Biofuel derived from crops such as switchgrass certainly holds promise, although some critics maintain that such crops use up too much agricultural land – land that could otherwise be used for growing food crops. A genetic discovery announced this Tuesday, however, reportedly allows individual plants to produce more biomass. This means that biofuel crops could have higher yields, without increasing their agricultural footprint.

The research was conducted at the Plant Biology Division of Oklahoma’s Samuel Roberts Noble Foundation. There, Dr. Huanzhong Wang discovered a gene that controls the production of lignin within the stems of Arabidopsis and Medicago truncatula, plants that are commonly used in genetic studies. Lignin is a compound that adds strength to plant cell walls, which gives stems their rigidity. When Wang removed the gene, there was a marked increase in the production of lignin and other biomass throughout the plants’ stems.

"In switchgrass, as the plant matures, the stem becomes hollow like bamboo," said division director Richard Dixon. "Imagine if you use this discovery to fill that hollow portion with lignin. The potential increase in biomass in these new plants could be dramatic. This technology could make plants better suited to serve as renewable energy sources or as renewable feedstocks to produce advanced composite materials that consumers depend on every day."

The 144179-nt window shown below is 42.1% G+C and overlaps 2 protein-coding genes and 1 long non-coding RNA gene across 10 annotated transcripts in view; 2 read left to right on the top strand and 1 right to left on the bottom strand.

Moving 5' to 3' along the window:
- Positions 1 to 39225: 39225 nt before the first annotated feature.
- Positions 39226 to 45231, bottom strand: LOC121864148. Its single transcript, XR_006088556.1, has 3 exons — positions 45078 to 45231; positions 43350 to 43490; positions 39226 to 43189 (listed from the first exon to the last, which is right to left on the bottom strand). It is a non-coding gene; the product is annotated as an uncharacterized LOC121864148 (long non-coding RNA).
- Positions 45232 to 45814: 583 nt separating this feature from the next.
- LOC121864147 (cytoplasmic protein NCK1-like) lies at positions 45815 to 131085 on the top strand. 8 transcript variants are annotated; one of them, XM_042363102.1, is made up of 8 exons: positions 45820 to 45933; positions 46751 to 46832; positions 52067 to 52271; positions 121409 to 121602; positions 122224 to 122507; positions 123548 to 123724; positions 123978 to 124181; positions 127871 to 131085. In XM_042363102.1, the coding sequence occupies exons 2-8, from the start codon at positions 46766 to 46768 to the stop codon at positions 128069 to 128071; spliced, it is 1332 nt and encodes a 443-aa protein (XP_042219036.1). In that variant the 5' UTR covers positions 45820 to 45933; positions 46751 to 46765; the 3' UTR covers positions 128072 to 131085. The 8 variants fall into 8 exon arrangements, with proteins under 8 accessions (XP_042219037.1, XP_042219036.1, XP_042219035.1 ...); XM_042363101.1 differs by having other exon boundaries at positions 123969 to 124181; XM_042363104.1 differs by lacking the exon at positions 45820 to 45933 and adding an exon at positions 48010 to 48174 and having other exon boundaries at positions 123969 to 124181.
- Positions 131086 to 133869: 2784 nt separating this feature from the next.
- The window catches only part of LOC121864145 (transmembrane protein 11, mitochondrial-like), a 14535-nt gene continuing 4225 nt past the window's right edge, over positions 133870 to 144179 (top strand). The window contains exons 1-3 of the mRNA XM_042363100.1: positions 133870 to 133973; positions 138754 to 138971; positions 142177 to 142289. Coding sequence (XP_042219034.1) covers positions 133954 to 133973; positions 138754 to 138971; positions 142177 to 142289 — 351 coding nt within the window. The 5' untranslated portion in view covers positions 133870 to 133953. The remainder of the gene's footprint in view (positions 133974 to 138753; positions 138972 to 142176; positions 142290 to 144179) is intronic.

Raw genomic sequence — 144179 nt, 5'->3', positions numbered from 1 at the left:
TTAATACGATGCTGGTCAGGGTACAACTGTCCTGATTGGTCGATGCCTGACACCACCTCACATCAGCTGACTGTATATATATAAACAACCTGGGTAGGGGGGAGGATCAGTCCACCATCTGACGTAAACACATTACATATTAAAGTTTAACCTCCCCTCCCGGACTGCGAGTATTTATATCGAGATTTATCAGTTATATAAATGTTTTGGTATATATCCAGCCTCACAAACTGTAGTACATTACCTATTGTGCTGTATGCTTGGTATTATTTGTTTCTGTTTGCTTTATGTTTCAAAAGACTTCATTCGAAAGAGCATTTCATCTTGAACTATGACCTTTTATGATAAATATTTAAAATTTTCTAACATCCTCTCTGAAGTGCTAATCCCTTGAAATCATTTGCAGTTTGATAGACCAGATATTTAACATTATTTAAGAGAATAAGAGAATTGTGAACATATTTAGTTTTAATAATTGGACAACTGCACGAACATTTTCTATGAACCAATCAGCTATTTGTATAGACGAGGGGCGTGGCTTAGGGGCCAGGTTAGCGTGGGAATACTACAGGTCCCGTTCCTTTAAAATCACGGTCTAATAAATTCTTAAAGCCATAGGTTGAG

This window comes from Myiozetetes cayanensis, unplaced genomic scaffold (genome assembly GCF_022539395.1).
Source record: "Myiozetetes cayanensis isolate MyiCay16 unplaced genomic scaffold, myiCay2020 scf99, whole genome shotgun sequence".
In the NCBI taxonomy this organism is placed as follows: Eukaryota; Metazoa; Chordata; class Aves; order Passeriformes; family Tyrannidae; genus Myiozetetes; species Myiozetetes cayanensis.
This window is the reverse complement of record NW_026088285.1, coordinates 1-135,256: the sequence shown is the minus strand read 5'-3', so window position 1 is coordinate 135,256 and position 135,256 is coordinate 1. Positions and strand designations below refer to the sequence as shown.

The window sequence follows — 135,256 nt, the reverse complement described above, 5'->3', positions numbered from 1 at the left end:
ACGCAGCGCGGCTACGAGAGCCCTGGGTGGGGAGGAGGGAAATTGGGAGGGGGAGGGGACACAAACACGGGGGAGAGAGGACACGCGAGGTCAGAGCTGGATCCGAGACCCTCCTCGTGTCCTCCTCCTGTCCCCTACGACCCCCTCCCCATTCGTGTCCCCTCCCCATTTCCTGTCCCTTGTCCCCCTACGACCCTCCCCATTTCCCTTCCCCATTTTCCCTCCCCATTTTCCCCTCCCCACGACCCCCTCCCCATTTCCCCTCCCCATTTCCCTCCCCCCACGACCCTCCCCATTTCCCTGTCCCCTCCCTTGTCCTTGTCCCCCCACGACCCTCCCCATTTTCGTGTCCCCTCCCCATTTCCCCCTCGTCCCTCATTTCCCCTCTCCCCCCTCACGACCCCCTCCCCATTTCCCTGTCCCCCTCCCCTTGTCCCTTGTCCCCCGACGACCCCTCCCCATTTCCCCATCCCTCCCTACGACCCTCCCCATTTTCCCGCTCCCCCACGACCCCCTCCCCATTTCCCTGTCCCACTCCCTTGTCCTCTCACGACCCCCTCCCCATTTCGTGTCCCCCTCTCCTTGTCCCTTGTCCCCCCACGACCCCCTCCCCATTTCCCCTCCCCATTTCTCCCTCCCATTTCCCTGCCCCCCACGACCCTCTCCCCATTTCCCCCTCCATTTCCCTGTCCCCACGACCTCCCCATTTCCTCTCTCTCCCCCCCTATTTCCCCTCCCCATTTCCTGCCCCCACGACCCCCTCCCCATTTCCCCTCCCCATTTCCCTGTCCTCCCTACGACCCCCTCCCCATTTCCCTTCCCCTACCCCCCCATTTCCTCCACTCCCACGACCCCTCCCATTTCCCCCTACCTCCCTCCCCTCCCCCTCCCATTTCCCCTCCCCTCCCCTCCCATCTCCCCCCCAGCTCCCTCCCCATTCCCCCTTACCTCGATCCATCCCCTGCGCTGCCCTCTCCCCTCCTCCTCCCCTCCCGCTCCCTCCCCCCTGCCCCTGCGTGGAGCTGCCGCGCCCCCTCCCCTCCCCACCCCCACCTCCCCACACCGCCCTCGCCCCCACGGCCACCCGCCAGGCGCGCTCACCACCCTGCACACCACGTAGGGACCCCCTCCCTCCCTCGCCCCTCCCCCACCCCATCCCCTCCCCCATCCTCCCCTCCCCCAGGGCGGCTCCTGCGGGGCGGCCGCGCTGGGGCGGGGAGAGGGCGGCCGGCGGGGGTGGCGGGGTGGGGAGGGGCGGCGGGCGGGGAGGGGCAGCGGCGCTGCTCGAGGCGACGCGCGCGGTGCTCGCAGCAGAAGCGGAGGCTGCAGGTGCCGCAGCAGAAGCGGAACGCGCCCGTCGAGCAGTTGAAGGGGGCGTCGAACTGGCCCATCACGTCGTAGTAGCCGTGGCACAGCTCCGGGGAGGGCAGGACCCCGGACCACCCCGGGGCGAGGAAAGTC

Further research with associates at the University of Georgia revealed that by removing the gene, production of cellulose and hemicellulose material in the stem was also increased. These carbohydrate-rich compounds, when converted to sugars, are used to create advanced biofuels like cellulosic-derived ethanol or butanol.

Ironically, most genetic research regarding lignin has involved trying to lessen its production, in order to make grazing crops more palatable for livestock.

The findings were recently published in the journal Proceedings of the National Academy of Sciences.